Short-Circuit Evaluation for and?


#1

I was wondering if the and operator uses short-circuit evaluation, I was going to post this but found the answer in the middle of my post. With this REPL test:

!a : ()[println("a") false]
!b : ()[println("should not print") true]
if a() and b()[]

Turns out that and does use short-circuit evaluation. So then why did I crash with a null @pawn_holder below?

if [not @pawn_holder.null? and @pawn_holder.is_locally_controlled?] or @pawn_holder.null?

Because the final evaluation is actually:
not[@pawn_holder.null? and @pawn_holder.is_locally_controlled?] or @pawn_holder.null?

:crying_cat_face:


#2

One of the features that used to be in our old SkookumIDE that we haven’t had a chance to hook back in is a disassembly view. It would show you exactly how Sk parsed some code which is especially useful with operators and trying to figure out the order that things are evaluated.

However there is a little trick you can do to get a disassembly printed to the SkookumIDE Log.

Just wrap the code that you are curious about in a closure and then evaluate it. The result will be the closure which by default prints out a disassembly version of its code.

It must be valid code so I added a clause to the if.

()[
  if [not @pawn_holder.null? and @pawn_holder.is_locally_controlled?]
    or @pawn_holder.null?
    [42]
  ]

When evaluated this prints:

^this: <PawnHolder>
  () <Integer|None>
    [
    if this.@pawn_holder.null?().and(this.@pawn_holder.is_locally_controlled?()).not().or(this.@pawn_holder.null?())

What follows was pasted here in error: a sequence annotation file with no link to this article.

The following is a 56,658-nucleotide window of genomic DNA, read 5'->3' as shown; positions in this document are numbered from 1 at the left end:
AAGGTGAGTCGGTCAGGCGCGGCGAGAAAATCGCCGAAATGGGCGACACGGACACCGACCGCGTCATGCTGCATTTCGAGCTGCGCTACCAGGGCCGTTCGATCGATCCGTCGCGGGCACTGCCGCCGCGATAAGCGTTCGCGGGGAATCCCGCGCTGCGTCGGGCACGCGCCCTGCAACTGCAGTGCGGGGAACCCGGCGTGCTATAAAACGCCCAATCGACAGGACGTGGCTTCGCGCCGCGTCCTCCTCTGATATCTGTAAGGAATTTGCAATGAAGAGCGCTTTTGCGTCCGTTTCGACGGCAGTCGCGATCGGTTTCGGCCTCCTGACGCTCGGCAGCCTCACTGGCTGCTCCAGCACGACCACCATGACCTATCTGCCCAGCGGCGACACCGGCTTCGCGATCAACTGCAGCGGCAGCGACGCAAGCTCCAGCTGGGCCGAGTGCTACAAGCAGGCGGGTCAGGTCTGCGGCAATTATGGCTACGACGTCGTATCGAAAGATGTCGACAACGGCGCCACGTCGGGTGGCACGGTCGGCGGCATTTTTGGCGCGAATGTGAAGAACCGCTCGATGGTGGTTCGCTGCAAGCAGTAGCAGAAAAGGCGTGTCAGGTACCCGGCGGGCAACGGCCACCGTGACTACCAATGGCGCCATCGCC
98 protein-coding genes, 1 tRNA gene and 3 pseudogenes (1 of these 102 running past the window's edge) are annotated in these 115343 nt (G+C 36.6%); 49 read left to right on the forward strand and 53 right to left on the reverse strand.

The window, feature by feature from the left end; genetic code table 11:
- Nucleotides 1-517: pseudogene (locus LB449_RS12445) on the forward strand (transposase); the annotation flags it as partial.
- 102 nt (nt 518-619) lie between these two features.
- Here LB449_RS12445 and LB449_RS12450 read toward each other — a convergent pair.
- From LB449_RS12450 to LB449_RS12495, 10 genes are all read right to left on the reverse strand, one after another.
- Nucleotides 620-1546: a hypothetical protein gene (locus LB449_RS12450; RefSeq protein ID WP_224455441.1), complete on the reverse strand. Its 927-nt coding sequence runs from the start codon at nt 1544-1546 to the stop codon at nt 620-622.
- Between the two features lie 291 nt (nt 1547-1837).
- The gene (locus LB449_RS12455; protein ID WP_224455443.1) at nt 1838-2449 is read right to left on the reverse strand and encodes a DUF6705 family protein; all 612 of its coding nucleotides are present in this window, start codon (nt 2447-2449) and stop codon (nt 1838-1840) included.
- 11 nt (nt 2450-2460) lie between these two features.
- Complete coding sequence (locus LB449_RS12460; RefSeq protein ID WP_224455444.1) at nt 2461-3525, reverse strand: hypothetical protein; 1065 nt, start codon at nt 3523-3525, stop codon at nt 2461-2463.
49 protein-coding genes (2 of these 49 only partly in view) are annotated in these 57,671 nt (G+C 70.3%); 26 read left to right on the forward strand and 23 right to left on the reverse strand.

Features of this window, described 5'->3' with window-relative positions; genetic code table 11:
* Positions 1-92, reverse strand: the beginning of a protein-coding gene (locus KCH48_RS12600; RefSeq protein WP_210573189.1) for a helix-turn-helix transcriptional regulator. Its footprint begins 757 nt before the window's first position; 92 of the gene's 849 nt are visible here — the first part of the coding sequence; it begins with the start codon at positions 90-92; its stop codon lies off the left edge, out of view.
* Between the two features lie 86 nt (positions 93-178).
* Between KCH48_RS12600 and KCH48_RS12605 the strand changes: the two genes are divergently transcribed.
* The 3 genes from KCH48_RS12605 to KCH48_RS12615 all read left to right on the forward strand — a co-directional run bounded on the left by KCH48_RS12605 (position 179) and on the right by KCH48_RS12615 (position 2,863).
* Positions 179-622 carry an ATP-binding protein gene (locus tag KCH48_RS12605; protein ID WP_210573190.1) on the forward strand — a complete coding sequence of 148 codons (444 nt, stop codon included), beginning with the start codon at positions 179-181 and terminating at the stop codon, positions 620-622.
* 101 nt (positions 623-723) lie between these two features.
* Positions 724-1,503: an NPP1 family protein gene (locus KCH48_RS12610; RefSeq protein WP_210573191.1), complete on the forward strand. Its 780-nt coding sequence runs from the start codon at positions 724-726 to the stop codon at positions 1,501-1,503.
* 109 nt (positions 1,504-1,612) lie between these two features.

[
        42
        ]
    ]

And the simplified inside of the closure so you can see that the not took the whole and expression:

if @pawn_holder.null?().and(
  // Evaluated if above true
  @pawn_holder.is_locally_controlled?())
    .not()
      .or(@pawn_holder.null?())

The operators (and other expressions) in SkookumScript uses greedy expression parsing - when looking for an expression it tries to make as big an expression as possible.

Here are two ways you could rewrite it.

With more brackets around the not

if [[not @pawn_holder.null?] and @pawn_holder.is_locally_controlled?]
  or @pawn_holder.null?

Or use the method version of the not operator:

if [@pawn_holder.null?.not and @pawn_holder.is_locally_controlled?]
  or @pawn_holder.null?

I’m sure this is annoying and I can see how it could be confusing though hopefully this helps a bit.

This is a common pattern so I will see if I can come up with a more elegant solution in the future.


#3

Nice trick, that is very handy knowledge for the future. I don’t mind the rewritings, I had thrown more brackets in to fix things initially but the not operator seems a little cleaner.

I tend to get lost in all the brackets <<incoming tangent>> If sticking with a set of 3 colors, the brackets would really pop with a triad color scheme with 120 degrees separation or for 4 colors a tetrad scheme with 90 degrees separation. That is if you want to get all :madsci: with color theory.


Bracket group coloring
#4

A post was split to a new topic: Bracket group coloring


Bracket group coloring
#5

A post was merged into an existing topic: Bracket group coloring


#6

A post was merged into an existing topic: Bracket group coloring